The Supreme Court just issued a decision on early voting in the state of Ohio that should help Democrats in their fight for the key battleground state of this election. In previous years, the state has allowed citizens to vote anytime in the three days before Election Day, but state Republicans tried to amend that rule for 2012 so that only military personal or Ohioans living overseas could take advantage of early voting. (Since military voters tend to favor Republicans, this was seen as a gambit to tilt the odds in their favor.) The Obama campaign sued and won two lower court injunctions blocking the law, and today the Supreme Court refused to intervene, allowing the lower court rulings to stand.
Since Ohio has once again become the most important state of the election, the ruling was vitally important to the Obama campaign, which is pushing for early voting as a way to get more of the President's supporters to the polls. However, this is also just the first of many legal challenges to voting rules and regulations that have already started and will continue past November 6. The Romney campaign has already filed suit in Wisconsin, claiming the state failed to get military voters their ballots on time. Another Ohio lawsuit concerns people who might be arrested during the pre-election weekend and kept in jail past Tuesday so they can't cast their vote. New Mexico Democrats are suing over the right to straight-ticket voting. And that doesn't even begin to get into all the numerous voter ID laws and voter roll purges that are being challenged or expect to be challenged in places like Arizona, Florida, and Pennsylvania.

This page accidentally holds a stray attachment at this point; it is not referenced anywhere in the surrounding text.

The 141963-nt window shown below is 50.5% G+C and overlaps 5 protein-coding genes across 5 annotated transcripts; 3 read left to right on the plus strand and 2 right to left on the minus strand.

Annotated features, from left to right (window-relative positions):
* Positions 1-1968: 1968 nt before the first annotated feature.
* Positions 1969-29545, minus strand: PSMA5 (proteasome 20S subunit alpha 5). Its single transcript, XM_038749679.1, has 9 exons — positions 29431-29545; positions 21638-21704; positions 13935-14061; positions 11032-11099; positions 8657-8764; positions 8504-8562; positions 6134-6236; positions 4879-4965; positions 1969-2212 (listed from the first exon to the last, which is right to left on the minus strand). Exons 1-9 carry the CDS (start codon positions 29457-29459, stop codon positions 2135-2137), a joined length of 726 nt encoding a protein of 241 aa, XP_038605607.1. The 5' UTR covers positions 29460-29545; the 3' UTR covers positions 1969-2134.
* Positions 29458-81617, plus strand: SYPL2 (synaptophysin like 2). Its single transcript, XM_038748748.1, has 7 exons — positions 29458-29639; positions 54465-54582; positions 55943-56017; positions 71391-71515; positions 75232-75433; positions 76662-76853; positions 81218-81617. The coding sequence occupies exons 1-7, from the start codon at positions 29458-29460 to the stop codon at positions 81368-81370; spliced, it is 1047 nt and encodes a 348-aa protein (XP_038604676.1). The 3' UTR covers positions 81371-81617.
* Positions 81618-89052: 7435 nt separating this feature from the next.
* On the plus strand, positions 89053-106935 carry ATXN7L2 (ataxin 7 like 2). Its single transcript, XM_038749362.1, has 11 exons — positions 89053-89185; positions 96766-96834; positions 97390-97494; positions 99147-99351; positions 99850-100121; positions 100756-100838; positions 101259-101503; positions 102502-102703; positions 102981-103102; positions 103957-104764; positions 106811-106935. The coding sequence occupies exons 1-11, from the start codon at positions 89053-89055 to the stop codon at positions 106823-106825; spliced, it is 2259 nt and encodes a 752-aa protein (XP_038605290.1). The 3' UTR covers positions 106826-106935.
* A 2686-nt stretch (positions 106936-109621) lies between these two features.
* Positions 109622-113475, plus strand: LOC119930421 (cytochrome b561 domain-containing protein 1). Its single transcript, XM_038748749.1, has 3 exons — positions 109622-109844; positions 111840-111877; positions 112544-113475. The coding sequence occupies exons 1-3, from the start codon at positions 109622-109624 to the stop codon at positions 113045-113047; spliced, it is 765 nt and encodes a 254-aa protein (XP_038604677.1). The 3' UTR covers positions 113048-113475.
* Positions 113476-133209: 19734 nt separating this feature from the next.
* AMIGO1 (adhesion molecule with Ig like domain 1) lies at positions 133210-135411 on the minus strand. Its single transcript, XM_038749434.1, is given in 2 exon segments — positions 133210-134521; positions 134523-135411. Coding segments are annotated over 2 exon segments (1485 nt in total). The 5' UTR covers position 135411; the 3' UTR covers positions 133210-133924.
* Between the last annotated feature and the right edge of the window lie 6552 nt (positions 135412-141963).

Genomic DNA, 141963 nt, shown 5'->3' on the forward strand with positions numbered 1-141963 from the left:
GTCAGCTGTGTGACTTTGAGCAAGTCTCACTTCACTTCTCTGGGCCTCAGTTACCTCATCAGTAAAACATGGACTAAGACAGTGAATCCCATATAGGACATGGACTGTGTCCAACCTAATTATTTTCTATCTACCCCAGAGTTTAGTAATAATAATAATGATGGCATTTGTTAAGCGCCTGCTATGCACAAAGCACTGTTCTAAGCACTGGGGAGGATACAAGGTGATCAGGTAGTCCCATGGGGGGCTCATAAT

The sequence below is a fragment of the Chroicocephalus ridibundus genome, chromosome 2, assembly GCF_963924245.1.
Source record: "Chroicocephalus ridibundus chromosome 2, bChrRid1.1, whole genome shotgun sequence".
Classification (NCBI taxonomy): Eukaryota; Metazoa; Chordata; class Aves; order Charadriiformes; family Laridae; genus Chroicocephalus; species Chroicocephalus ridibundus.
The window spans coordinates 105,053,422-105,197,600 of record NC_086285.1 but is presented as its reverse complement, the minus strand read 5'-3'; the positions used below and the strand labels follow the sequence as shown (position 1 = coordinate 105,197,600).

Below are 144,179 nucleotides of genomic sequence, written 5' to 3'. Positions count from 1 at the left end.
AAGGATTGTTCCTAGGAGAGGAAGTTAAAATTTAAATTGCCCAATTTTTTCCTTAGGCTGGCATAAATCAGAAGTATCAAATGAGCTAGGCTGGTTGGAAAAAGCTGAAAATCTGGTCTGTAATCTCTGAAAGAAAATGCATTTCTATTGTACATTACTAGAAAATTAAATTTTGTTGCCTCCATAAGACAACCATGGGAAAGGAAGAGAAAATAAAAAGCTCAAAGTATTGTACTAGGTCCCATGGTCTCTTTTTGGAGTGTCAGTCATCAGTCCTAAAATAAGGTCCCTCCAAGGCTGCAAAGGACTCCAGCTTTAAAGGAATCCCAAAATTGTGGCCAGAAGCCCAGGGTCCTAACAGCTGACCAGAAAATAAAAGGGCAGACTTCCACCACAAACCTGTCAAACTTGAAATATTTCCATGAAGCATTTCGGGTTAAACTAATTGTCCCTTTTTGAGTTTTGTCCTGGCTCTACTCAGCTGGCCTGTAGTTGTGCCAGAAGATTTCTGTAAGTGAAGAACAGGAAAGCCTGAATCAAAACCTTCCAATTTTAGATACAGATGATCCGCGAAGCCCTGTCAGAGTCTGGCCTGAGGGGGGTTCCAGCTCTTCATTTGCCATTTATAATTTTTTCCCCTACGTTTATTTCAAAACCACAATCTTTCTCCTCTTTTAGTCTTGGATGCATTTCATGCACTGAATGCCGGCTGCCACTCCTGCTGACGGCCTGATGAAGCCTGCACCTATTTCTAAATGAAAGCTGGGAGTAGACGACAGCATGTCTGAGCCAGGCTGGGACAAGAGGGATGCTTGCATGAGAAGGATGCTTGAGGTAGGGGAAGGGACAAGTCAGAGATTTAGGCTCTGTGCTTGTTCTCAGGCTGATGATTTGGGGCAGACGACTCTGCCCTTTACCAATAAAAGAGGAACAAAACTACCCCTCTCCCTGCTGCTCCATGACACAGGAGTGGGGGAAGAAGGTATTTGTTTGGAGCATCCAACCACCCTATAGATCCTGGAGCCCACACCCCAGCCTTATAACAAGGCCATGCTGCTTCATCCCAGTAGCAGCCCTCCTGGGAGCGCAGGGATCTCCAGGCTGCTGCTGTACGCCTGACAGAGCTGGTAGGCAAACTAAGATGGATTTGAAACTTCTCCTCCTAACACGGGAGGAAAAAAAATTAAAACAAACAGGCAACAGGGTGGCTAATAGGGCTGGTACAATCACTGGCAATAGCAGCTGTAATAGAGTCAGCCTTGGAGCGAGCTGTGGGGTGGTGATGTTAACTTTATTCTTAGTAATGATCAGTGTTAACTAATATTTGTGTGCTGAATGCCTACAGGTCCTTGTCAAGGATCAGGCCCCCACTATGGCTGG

This article is from the archive of our partner The Wire.